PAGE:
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25-04-2016 | Multiple sclerosis | News | Article

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Rituximab outperforms fingolimod after natalizumab switch

medwireNews: Rituximab is more effective and better tolerated than fingolimod for patients with multiple sclerosis (MS) needing to switch from natalizumab due to JC-virus (JCV) antibody positivity, research suggests.

Among 256 patients from three Swedish MS centres, just two (1.8%) of 114 patients switched to rituximab experienced a clinical relapse within 1.5 years, compared with 25 (17.6%) of 142 patients switched to fingolimod, giving a significant crude hazard ratio in favour of rituximab of 0.10.

The benefit of continued natalizumab treatment in patients who test positive for the JCV antibody has to be carefully weighed against the risk of progressive multifocal leukoencephalopathy and the return of disease activity on discontinuation effectively managed, explain Fredrik Piehl (Karolinska University Hospital, Stockholm, Sweden) and co-researchers.

Switching to rituximab treatment was associated with a lower likelihood of developing contrast-enhancing lesions, occurring within 1.5 years in one (1.4%) of 69 rituximab-treated patients with valid scans versus 23 (24.2%) of 95 fingolimod-treated patients, giving a significant odds ratio of 0.05.

“The better drug survival of [rituximab] seemed to be mainly a result of its greater effectiveness, as most discontinuations on [fingolimod] were due to disease breakthrough”, the team notes in the Annals of Neurology.

Among 42 patients who discontinued treatment during the first 1.5 years, two were taking rituximab and 40 were taking fingolimod, giving yearly discontinuation rates of 0.02 and 0.24, respectively, and a significant hazard ratio for time to discontinuation of 0.07 after adjusting for confounders such as age, gender, disability status, time on natalizumab and washout period.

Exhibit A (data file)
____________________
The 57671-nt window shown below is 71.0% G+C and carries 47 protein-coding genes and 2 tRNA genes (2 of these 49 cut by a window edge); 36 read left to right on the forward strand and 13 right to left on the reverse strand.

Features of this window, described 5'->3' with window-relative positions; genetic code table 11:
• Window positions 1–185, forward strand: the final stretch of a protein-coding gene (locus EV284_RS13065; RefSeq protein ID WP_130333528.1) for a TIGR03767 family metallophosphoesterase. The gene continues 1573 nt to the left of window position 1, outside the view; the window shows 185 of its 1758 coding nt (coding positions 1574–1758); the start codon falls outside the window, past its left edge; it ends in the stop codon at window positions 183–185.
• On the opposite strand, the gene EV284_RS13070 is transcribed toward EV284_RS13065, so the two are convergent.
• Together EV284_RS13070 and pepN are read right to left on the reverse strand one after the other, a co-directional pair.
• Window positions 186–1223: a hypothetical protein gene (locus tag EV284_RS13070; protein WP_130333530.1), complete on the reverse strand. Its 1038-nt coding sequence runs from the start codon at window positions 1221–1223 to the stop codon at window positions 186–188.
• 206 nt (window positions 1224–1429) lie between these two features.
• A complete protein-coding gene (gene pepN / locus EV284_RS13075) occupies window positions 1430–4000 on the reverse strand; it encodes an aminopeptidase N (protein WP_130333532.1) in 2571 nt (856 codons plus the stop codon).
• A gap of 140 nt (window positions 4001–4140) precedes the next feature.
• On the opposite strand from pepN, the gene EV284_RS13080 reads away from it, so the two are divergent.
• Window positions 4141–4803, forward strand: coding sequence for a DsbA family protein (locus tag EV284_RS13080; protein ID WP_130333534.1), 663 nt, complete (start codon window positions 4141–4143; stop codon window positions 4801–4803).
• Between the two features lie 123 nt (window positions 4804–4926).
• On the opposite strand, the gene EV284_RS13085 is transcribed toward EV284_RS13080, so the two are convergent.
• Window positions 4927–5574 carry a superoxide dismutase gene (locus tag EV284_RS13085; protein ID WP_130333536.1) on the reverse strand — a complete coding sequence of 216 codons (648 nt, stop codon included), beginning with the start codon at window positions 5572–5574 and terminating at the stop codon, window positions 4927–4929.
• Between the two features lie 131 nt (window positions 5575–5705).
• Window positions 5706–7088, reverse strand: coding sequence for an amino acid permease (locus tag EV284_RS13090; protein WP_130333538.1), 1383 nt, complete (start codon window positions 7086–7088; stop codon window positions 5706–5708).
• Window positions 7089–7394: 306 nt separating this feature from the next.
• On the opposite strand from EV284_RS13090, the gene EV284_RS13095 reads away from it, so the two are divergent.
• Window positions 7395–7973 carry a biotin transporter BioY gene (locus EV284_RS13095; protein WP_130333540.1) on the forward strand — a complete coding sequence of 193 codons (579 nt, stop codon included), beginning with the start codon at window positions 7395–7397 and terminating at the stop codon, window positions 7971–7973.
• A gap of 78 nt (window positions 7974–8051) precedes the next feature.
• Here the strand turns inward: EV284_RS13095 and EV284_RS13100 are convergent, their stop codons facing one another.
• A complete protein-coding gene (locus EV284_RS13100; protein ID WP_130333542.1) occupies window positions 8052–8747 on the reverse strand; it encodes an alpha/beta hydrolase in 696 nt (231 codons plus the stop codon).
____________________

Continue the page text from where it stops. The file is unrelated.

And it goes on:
“Another contributing reason was that [rituximab] was better tolerated than [fingolimod] in this patient population, in spite of a higher rate of first-time infusion AEs [adverse events] compared with first-dosing AEs for [fingolimod]”, they add.

First-dosing AEs, all grade 1, occurred in 26% of patients in the rituximab group compared with 7% of those in the fingolimod group. But the occurrence of AEs declined over time with the final rates 5% in patients taking rituximab and 21% for patients taking fingolimod.

For the former group, AEs tended to be of grade 1 with only one case each of grade 2 bronchial infection and grade 3 enterocolitis infection, compared with eight grade 2 and two grade 3 events in patients taking fingolimod plus one potentially life-threatening grade 4 laryngeal oedema event.

 “The results provide a strong motive for a formal [randomised controlled trial] with [rituximab] or another anti-CD20 monoclonal in the context of patients switching from [natalizumab]”, says the team.

“In the absence of such data, [rituximab] appears to be the superior choice, compared with [fingolimod], in this patient population.”

By Lucy Piper

medwireNews is an independent medical news service provided by Springer Healthcare Limited. © Springer Healthcare Ltd; 2016

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